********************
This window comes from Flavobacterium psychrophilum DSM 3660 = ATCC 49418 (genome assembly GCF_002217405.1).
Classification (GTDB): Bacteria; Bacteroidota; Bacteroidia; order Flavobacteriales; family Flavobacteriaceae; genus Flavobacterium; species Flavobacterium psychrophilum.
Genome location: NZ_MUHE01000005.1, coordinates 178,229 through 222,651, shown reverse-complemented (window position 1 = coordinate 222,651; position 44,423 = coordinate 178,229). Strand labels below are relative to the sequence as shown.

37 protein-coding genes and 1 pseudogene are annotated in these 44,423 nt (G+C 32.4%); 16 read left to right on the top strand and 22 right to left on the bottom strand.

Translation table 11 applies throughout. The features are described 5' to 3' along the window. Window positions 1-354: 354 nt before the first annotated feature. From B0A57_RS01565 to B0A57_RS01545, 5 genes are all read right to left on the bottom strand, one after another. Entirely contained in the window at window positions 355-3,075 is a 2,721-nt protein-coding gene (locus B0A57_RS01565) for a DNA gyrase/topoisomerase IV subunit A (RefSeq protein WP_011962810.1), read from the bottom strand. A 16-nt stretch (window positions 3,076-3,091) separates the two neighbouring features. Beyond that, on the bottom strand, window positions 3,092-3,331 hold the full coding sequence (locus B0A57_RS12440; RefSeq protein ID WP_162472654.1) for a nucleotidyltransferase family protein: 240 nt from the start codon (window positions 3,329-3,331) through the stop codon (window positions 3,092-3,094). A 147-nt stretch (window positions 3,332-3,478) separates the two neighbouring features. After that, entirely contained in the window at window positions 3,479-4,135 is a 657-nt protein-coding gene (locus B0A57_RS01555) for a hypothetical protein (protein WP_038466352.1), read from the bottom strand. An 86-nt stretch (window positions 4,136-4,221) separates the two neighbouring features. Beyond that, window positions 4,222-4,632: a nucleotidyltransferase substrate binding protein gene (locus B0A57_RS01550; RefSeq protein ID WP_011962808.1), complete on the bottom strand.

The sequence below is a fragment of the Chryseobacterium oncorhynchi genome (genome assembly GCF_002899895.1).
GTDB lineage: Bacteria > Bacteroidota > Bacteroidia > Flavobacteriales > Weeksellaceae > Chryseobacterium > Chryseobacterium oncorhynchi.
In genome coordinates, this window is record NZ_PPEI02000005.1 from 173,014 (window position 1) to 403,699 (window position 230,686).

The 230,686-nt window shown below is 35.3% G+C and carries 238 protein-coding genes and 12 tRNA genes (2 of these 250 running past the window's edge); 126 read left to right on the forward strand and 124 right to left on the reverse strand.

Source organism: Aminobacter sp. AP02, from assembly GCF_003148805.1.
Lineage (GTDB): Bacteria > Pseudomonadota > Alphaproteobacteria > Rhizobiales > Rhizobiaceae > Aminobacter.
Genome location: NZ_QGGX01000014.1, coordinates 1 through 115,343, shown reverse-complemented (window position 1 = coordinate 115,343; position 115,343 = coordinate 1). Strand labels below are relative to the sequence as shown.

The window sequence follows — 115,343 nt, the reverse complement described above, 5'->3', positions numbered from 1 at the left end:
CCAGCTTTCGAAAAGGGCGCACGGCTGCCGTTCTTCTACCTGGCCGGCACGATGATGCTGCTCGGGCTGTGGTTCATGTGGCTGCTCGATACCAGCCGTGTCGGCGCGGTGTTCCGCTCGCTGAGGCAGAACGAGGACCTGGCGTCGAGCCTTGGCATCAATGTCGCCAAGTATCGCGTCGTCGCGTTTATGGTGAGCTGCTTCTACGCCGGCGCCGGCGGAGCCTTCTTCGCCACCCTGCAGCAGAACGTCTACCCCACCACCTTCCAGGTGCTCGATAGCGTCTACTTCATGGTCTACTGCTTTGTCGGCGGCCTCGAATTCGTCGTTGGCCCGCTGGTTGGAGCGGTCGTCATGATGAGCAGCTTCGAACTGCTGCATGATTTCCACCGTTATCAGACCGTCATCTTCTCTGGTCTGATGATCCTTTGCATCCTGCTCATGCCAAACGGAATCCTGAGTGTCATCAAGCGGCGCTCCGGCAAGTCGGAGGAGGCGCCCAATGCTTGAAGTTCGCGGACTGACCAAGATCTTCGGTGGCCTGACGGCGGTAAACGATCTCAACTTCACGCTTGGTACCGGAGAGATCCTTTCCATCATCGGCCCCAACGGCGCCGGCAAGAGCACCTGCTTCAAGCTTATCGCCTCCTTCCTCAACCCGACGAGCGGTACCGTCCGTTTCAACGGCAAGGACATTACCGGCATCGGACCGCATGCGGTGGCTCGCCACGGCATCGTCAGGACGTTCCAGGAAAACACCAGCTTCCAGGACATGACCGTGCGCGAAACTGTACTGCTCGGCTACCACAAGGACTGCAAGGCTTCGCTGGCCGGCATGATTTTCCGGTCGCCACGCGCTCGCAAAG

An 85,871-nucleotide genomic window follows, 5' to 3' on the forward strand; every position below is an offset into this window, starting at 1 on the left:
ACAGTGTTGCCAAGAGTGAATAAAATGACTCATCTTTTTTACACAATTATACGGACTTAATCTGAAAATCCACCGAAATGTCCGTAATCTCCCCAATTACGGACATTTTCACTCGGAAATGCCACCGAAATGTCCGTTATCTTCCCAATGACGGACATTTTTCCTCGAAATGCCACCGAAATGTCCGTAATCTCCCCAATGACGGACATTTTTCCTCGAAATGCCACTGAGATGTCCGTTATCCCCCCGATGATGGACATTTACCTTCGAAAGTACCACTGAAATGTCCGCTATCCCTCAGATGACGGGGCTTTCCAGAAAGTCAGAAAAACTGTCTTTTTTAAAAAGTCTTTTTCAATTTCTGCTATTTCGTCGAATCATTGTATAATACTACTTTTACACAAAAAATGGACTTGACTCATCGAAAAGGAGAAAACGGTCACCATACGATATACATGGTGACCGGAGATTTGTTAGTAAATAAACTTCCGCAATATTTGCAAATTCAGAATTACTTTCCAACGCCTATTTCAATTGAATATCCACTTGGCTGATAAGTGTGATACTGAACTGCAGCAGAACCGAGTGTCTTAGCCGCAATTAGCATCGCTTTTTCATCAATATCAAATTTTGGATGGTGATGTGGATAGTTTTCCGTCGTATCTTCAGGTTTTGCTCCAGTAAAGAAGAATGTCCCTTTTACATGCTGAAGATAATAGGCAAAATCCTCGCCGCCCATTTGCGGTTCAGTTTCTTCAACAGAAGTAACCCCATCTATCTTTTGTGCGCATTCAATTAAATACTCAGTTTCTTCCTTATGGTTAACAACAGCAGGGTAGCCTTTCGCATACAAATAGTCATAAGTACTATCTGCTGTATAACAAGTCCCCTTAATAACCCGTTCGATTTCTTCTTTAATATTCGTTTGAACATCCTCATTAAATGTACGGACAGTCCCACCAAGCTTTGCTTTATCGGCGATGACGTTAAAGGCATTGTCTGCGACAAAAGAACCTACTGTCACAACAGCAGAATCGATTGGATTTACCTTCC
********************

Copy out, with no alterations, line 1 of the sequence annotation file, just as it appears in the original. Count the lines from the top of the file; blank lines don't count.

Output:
This window comes from Flavobacterium psychrophilum DSM 3660 = ATCC 49418 (genome assembly GCF_002217405.1).